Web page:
You have to wonder about the Packers’ decision-making, all the way from their decade-long refusal to draft first-round offensive help to the Love pick to Brian Gutekunst’s GM strategizing to head coach Matt LaFleur's not going for it on fourth down in the NFC Championship and never seeing the ball again.
"This is the Packers in a nutshell: Their complete and utter lack of urgency on that fourth down mirrors their complete and utter lack of urgency in roster construction," The Ringer’s Danny Heifetz wrote. "And their complete and utter lack of communication with Rodgers in that moment mirrors their complete and utter lack of communication with him about plans for the future."
Now, we must consider, comes the chance for a different kind of future.
Would it be beyond the realm of possibility for Rodgers to work things out with the Packers and stick around, and for the organization to come to its senses? Of course not. But a lot of other things are in play, including the wildest one of all.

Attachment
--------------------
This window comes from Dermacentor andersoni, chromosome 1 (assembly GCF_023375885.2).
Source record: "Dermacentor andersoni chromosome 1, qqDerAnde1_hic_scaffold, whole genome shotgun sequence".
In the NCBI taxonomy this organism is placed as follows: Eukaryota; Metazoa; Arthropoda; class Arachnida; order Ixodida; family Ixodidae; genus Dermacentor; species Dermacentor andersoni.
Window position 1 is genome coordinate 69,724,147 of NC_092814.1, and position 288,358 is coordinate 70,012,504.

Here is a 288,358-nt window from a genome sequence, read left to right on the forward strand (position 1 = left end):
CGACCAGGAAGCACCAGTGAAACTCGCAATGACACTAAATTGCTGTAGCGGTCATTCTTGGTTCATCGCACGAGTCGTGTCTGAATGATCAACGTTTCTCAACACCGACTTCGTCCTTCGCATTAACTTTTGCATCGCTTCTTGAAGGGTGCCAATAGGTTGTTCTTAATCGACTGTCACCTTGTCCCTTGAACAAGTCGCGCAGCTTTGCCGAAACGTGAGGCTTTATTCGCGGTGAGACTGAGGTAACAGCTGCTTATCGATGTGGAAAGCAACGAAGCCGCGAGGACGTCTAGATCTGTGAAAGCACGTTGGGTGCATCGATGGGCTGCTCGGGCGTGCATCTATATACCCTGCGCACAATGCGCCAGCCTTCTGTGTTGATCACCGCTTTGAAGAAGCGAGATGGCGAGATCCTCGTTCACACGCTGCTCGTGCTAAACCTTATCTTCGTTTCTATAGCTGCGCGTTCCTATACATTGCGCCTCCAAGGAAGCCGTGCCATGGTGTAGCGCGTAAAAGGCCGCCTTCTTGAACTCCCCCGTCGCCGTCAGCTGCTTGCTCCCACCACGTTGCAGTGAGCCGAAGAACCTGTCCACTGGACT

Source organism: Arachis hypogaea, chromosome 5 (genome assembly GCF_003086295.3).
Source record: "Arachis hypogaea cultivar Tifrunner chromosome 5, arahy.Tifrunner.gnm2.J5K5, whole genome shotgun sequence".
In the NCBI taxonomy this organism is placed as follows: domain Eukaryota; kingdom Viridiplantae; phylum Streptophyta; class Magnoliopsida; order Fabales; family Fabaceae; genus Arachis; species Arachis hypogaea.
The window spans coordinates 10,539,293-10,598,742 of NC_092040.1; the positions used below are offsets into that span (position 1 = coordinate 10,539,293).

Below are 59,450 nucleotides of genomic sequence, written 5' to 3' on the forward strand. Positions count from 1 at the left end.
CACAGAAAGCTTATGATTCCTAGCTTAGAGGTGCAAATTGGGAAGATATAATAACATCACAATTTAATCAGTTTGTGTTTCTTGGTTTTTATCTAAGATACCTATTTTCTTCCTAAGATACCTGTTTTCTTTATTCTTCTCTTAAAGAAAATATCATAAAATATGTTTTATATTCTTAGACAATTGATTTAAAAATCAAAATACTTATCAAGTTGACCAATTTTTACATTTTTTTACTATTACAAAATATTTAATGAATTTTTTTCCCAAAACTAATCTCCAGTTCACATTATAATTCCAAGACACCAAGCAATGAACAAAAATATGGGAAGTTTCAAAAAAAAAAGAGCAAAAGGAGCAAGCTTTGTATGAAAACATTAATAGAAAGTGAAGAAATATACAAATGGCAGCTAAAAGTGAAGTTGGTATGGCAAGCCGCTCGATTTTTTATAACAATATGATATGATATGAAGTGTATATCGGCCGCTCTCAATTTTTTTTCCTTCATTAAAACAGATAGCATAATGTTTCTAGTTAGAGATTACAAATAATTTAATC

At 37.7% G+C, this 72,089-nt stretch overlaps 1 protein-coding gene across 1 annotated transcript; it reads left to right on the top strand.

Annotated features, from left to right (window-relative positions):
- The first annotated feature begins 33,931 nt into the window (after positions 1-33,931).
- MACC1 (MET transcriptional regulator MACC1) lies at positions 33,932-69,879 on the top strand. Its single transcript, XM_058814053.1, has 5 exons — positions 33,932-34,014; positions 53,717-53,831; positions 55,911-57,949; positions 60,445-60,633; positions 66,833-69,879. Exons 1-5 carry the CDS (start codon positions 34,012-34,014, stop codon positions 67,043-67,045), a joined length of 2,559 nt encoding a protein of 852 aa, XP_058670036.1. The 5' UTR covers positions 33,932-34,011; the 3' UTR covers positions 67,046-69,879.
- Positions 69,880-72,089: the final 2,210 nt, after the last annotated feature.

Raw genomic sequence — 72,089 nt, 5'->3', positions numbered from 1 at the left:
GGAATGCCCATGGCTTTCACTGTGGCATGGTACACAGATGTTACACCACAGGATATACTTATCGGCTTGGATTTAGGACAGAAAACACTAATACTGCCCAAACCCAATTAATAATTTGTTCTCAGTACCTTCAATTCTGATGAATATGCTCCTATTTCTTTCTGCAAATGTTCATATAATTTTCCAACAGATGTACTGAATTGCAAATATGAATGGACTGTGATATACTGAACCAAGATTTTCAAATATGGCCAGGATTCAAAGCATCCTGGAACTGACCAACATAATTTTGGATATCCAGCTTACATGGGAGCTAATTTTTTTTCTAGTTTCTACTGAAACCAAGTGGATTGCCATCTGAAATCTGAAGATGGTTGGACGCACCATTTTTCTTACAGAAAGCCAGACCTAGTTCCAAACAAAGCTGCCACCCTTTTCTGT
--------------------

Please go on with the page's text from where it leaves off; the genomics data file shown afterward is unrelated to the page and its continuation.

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"It’s an eccentric twist," the Wall Street Journal’s Jason Gay wrote. "An NFL player possibly walking away at the height of his powers to tell a panel of borderline geniuses they have their Roman history and Nordic geography tangled. It would make Aaron Rodgers unlike any other quarterback to ever play the game. Of course, he’s pretty much that already, which is why this is such a thing."
Rodgers’ ongoing biopic is a different kind of story, truly unique and laced with drama. Until it all plays out and probably even afterward, it is one heck of a game and, in its own right, one heck of a show.
Martin Rogers is a columnist for FOX Sports and the author of the FOX Sports Insider Newsletter. You can subscribe to the newsletter here.